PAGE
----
The Long Island Railroad’s Version of the Big Dig
The Long Island Railroad’s (LIRR) “Big Dig” finally commenced operations this past January with a soft opening. The initial service was limited to shuttles running between Jamacia and the new station to discover hidden bugs and gremlins lurking in the new physical plant before subjecting it to the chaos of twice-a-day rush hours. Next, a modified schedule followed until it was finally time for full-service to be introduced in March.
This seemingly endless project to bring LIRR service to the East Side of Manhattan was first proposed in 1963, but didn’t get legs until the creation of the new super commuter operating agency, the Metropolitan Transportation Authority (MTA) in 1967. This super authority subsumed most existing transportation agencies including the NYC Transit Authority, the LIRR, Metro North and those operations of the New Haven Railroad into Grand Central with the cooperation with the State of Connecticut. Other agencies were also included particularly the Triboro Bridge and Tunnel Authority that built and operated all of the tunnels and toll bridges that cross the East River.
In 1968, New Yorkers approved a $2.5 billion MTA bond issue to fund its Program for Action that provided few details how the MTA would spend this money or the additional money they would also need. Their top-priority project was a new four-track tunnel to cross from Queens to Manhattan along 63rd Street to carry a new subway line and give the LIRR access to the East side of Manhattan.
The planners decided to use a big chunk of the available funds to build the tubes under the East River. Rather than use traditional machines to dig out a path beneath the river, they contracted with Bethlehem Shipbuilding of Baltimore to construct four tubes in a dry dock like they were submarines. When each tube was completed, both ends were sealed, so that they could be floated out and towed to New York. The first tunnel segments were delivered in May of 1971, and by March of 1972, all four had been lowered into place. By that October, the two completed tubes and the middle land section on Roosevelt Island that included a subway station had been linked together.
Unfortunately, by the mid-1970’s New York City was essentially broke and when President Ford refused to bail-out the city: “Ford to NYC: ‘Drop Dead,” its ability to borrow money collapsed All capitol construction came to a halt. NYC suffered through massive lay-offs. And massive default was staved off by a last-minute injection of cash from the Teachers Retirement Fund. Other forces finally convinced the Feds to intervene.
Still a period of hard times would freeze projects for the foreseeable future. Despite Mayor Abraham Beam’s public announcement that all work had ceased, Richard Ravitch, the MTA Chairman said the work on fitting out the tubes had to continue or they would deteriorate to the point of being unusable. Fortunately, he preserved the core of the project.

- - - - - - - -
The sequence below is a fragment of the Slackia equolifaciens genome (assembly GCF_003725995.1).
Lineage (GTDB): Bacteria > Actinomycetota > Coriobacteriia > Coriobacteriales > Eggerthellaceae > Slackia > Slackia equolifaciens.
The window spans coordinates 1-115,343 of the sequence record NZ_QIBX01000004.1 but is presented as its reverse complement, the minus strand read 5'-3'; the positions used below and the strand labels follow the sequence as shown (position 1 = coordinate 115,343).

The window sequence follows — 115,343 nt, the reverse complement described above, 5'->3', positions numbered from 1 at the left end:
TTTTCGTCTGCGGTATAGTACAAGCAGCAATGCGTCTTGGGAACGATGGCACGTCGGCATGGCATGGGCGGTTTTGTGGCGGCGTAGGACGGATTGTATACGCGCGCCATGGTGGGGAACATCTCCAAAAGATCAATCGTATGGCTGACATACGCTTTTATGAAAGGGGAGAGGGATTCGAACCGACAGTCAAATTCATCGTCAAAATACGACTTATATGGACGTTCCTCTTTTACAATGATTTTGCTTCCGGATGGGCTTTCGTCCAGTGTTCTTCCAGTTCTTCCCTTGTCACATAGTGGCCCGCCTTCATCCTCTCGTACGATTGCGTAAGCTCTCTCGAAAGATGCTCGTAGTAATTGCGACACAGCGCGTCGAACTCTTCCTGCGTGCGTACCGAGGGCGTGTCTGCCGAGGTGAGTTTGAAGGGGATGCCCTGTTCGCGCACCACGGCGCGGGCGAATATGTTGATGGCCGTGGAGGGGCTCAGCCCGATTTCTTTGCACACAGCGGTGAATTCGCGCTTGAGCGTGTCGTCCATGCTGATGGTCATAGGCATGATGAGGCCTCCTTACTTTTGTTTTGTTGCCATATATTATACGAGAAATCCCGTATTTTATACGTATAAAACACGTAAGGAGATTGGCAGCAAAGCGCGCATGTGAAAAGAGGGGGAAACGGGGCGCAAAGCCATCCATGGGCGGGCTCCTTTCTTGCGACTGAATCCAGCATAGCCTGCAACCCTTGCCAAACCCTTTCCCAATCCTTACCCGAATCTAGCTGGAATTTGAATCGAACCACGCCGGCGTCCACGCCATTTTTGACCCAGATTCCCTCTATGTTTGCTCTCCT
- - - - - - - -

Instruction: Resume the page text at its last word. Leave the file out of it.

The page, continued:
Finally, in 1989, construction on connecting the subway line resumed with a new target date for its completion to a dead-end station in Long Island City set for October. (This new subway “to nowhere” would remain unfinished until 2011 when new tunnels connected it to the main subway lines under Queens Boulevard.)
By 1999, conditions at Penn Station had grown chaotic thanks in part to the initiation by NJ Transit of their Mid-town Direct connection that allowed trains from their northern routes direct access into Penn Station rather than terminating in Hoboken.
In 2002, Congress passed a bill that allocated $132 million for infrastructure projects in New York State that included enough seed money to resurrect the East Side Access project.
Construction began when two tunnel boring machines began the one mile journey from the East River ends of the tubes west to Park Avenue and then south digging out two new tunnels to two new terminal caverns each 100 feet beneath the original Grand Central Terminal. Each cavern would accommodate two platforms servicing four tracks stacked on top of each other and separated by mezzanines. Theses mezzanines 0would house elevators and four stacks of escalators to take passengers 70 feet to a new LIRR Passageway 30 feet under the existing station. Those banks of escalators provided new exits at 45th , 47th and 48th Street. Additional exits connected to GCT, the subway at 42nd Street and the brand new skyscraper, One Vanderbilt Avenue.
Finally, East Side Access became a reality. All it took was 60 years and $12 billion to build this dream. Frankly, the only reason it was actually finished was it became too big and too expensive to fail.
But be careful about your dreams. It seems we became so used to not having a choice where to get on and off the train in Manhattan. We now have to choose where to go and when. Schedules had to be split between Penn and GCT. The same train no longer went to the same place. Commuters are confused and annoyed.
The railroad also had to decide on how to divide service between these two terminals with their analysis fogged by the new work-from-home movement developed during the COVID 19 quarantine. Good grief, does this mean we didn’t need this new terminal after all?
And don’t even let me get started about what the LIRR did to their service to Brooklyn, the LIRR’s bastard son.
At least the railroad is reacting to the debacle they created and is working on changes to routes, stations, length of trains and timing. But this remains a moving target and they have a long way to go before Grand Central Madison can be declared a success.
On “The Outside Looking In” will not publish on March 22 and will return on March 29th.